Then and Now

Sometimes tidying up the house yields some lost little treasures. During my first year of medical school, I wrote an article for “Plexus,” our medical school newsletter, about some themes that were important to me. Re-reading it was a stroll down Memory Lane. And, it reminded me of what an incredible journey it has been. I feel that I’ve traveled so far…changed so much; yet, in some ways, I’m the same.

Lessons From the Rock

(Plexus, Vol. 17, No. 17, February 20, 1996)

I said good-bye to some really good friends a few months ago. These were friends I trusted with my life…literally. Rock climbing is something you don’t do alone. Well some people do, but for me, the best part would be missing.

It was only eight months ago that I was sitting in a creek that runs through Owens River Gorge. Six hundred feet below the high desert of the Eastern Sierras, “the Gorge” seemed a million miles from alarm clocks, traffic jams, and florescent lights. We were living out of King’s truck, and surviving largely on the case of fifty Powerbars Chris won at a local climbing competition. We climbed every day, taking turns holding the rope for the other, in case one fell.

Climbing out of “The Gorge.”

You meet all types in the rock gym and at the crags, which would explain how I ended up on a climbing road trip with King, a forty-year-old high school math teacher, and Chris, a fourteen-year-old, well…kid. It was easy to understand the perplexed looks on the faces of people we met along the way. They would naturally, but erroneously, assume Chris was King’s son, but weren’t all too sure how I fit into the picture. But, to our good friends, there was no question. We shared a passion for climbing.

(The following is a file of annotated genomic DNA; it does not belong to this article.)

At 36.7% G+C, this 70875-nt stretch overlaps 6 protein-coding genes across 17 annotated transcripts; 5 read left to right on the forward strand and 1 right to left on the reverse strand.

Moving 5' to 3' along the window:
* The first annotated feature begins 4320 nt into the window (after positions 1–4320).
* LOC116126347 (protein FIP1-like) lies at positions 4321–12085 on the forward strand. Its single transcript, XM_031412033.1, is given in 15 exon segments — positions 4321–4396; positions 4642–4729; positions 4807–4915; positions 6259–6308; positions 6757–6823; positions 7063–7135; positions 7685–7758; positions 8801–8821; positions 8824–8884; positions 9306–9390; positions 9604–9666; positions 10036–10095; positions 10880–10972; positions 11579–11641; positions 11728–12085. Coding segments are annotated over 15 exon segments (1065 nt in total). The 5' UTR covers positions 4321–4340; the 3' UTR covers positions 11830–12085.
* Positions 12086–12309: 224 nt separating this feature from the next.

Getting to the rocks usually meant living conditions were going to fall somewhat short of luxurious. Climbing, itself, doesn’t seem to naturally fall into the same sentence as “fun.” It’s definitely not relaxing. Then again, we never seemed to mind as long as we were suffering together. Maybe it was because misery loves company, but I think there was more to it than that.

Living out of King’s truck.

When I met Soledad, she was just learning to walk with cuff-crutches, recently having undergone a series of operations that would hopefully allow her to leave her wheelchair behind. I was working as a volunteer instructor with Project Climb, an organization that taught climbing to “at-risk” youth. Soledad, who was ten years old, would come into the climbing gym in Santa Cruz once every few weeks with her sisters, Maria and Andrea. Their mom always followed, greeting us with a big smile. Maria was eight years old and had the energy to prove it. Andrea, being four, made the forty-foot walls of the gym look like a hundred. Not to be left behind by her sisters though, Andrea would scurry up the walls too. She was such a joy that I didn’t even mind climbing up to carry her down when she realized that climbing up was much more fun than coming down.